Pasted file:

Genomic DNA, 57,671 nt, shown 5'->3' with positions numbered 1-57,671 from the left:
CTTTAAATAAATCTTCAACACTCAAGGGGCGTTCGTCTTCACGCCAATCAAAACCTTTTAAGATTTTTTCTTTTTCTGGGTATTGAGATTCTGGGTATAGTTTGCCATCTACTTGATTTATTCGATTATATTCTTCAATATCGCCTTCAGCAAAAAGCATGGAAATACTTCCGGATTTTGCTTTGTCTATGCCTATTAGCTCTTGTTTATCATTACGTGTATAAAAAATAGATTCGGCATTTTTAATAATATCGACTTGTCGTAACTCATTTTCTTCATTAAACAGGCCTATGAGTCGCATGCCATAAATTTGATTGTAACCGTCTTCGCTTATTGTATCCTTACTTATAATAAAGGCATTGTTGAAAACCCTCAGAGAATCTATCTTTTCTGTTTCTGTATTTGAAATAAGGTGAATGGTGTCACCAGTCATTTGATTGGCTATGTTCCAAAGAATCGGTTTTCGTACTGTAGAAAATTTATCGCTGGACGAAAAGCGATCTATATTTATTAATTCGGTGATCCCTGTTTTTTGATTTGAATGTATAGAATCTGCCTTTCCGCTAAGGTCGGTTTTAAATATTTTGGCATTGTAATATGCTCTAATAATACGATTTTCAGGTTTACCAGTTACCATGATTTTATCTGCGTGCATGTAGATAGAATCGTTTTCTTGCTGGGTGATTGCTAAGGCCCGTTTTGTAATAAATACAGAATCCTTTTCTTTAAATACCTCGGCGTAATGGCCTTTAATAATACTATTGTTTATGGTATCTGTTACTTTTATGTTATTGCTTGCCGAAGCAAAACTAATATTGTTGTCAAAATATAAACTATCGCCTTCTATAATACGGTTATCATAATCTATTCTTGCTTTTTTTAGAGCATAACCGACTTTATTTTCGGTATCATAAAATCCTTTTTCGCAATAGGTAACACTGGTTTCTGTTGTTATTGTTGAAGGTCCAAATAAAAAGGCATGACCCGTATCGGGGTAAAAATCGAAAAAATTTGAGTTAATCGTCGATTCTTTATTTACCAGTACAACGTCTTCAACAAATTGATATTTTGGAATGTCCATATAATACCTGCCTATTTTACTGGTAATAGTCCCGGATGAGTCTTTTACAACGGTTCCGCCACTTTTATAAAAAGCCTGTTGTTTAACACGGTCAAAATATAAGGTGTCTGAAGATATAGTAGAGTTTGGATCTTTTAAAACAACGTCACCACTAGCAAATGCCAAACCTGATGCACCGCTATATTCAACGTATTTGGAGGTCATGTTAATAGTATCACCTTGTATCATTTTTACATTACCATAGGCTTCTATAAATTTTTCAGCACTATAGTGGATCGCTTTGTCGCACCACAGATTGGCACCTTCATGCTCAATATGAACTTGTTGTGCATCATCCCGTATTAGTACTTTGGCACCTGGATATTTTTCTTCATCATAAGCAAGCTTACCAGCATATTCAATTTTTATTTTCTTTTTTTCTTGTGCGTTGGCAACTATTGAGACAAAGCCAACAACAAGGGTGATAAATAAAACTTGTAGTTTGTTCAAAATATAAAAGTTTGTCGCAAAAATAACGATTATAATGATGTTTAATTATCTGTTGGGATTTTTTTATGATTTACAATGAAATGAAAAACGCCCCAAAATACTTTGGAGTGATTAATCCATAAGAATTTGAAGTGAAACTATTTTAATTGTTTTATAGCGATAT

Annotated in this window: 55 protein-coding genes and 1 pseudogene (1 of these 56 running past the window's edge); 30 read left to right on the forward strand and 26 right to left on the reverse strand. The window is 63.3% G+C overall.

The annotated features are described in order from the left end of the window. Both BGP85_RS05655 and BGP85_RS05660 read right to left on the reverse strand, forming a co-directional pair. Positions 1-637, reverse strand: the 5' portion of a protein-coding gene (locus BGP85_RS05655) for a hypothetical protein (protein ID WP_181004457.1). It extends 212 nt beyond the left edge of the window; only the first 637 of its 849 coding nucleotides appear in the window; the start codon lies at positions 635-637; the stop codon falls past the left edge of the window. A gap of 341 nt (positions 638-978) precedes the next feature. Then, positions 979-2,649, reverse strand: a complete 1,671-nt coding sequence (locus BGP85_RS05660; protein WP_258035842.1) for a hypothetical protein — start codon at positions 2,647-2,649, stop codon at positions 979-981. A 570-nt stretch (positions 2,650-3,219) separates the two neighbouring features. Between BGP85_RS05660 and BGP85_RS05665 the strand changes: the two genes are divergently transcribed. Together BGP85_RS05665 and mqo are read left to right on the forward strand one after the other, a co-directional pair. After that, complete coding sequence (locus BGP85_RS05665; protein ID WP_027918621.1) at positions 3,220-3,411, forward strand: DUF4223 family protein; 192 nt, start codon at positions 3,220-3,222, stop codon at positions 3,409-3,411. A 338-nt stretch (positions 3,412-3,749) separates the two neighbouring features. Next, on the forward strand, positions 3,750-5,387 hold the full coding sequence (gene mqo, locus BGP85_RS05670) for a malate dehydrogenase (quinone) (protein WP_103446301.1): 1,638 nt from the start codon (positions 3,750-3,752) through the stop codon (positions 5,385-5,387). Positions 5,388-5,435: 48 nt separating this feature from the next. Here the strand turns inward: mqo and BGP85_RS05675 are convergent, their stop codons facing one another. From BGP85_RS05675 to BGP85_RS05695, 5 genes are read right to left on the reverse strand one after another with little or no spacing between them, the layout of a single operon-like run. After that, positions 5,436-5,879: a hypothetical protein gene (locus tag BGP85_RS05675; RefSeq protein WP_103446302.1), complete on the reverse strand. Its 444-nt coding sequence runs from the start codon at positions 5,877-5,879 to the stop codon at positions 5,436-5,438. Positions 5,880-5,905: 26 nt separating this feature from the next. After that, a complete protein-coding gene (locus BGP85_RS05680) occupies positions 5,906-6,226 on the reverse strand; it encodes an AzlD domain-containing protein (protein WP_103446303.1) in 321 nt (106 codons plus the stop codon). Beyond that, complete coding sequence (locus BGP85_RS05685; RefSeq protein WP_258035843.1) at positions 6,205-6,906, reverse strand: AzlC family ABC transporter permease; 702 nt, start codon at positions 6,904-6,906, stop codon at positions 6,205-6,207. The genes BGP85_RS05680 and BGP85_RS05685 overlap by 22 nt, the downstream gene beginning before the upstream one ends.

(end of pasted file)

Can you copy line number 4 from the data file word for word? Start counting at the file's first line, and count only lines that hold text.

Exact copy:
The annotated features are described in order from the left end of the window. Both BGP85_RS05655 and BGP85_RS05660 read right to left on the reverse strand, forming a co-directional pair. Positions 1-637, reverse strand: the 5' portion of a protein-coding gene (locus BGP85_RS05655) for a hypothetical protein (protein ID WP_181004457.1). It extends 212 nt beyond the left edge of the window; only the first 637 of its 849 coding nucleotides appear in the window; the start codon lies at positions 635-637; the stop codon falls past the left edge of the window. A gap of 341 nt (positions 638-978) precedes the next feature. Then, positions 979-2,649, reverse strand: a complete 1,671-nt coding sequence (locus BGP85_RS05660; protein WP_258035842.1) for a hypothetical protein — start codon at positions 2,647-2,649, stop codon at positions 979-981. A 570-nt stretch (positions 2,650-3,219) separates the two neighbouring features. Between BGP85_RS05660 and BGP85_RS05665 the strand changes: the two genes are divergently transcribed. Together BGP85_RS05665 and mqo are read left to right on the forward strand one after the other, a co-directional pair. After that, complete coding sequence (locus BGP85_RS05665; protein ID WP_027918621.1) at positions 3,220-3,411, forward strand: DUF4223 family protein; 192 nt, start codon at positions 3,220-3,222, stop codon at positions 3,409-3,411. A 338-nt stretch (positions 3,412-3,749) separates the two neighbouring features. Next, on the forward strand, positions 3,750-5,387 hold the full coding sequence (gene mqo, locus BGP85_RS05670) for a malate dehydrogenase (quinone) (protein WP_103446301.1): 1,638 nt from the start codon (positions 3,750-3,752) through the stop codon (positions 5,385-5,387). Positions 5,388-5,435: 48 nt separating this feature from the next. Here the strand turns inward: mqo and BGP85_RS05675 are convergent, their stop codons facing one another. From BGP85_RS05675 to BGP85_RS05695, 5 genes are read right to left on the reverse strand one after another with little or no spacing between them, the layout of a single operon-like run. After that, positions 5,436-5,879: a hypothetical protein gene (locus tag BGP85_RS05675; RefSeq protein WP_103446302.1), complete on the reverse strand. Its 444-nt coding sequence runs from the start codon at positions 5,877-5,879 to the stop codon at positions 5,436-5,438. Positions 5,880-5,905: 26 nt separating this feature from the next. After that, a complete protein-coding gene (locus BGP85_RS05680) occupies positions 5,906-6,226 on the reverse strand; it encodes an AzlD domain-containing protein (protein WP_103446303.1) in 321 nt (106 codons plus the stop codon). Beyond that, complete coding sequence (locus BGP85_RS05685; RefSeq protein WP_258035843.1) at positions 6,205-6,906, reverse strand: AzlC family ABC transporter permease; 702 nt, start codon at positions 6,904-6,906, stop codon at positions 6,205-6,207. The genes BGP85_RS05680 and BGP85_RS05685 overlap by 22 nt, the downstream gene beginning before the upstream one ends.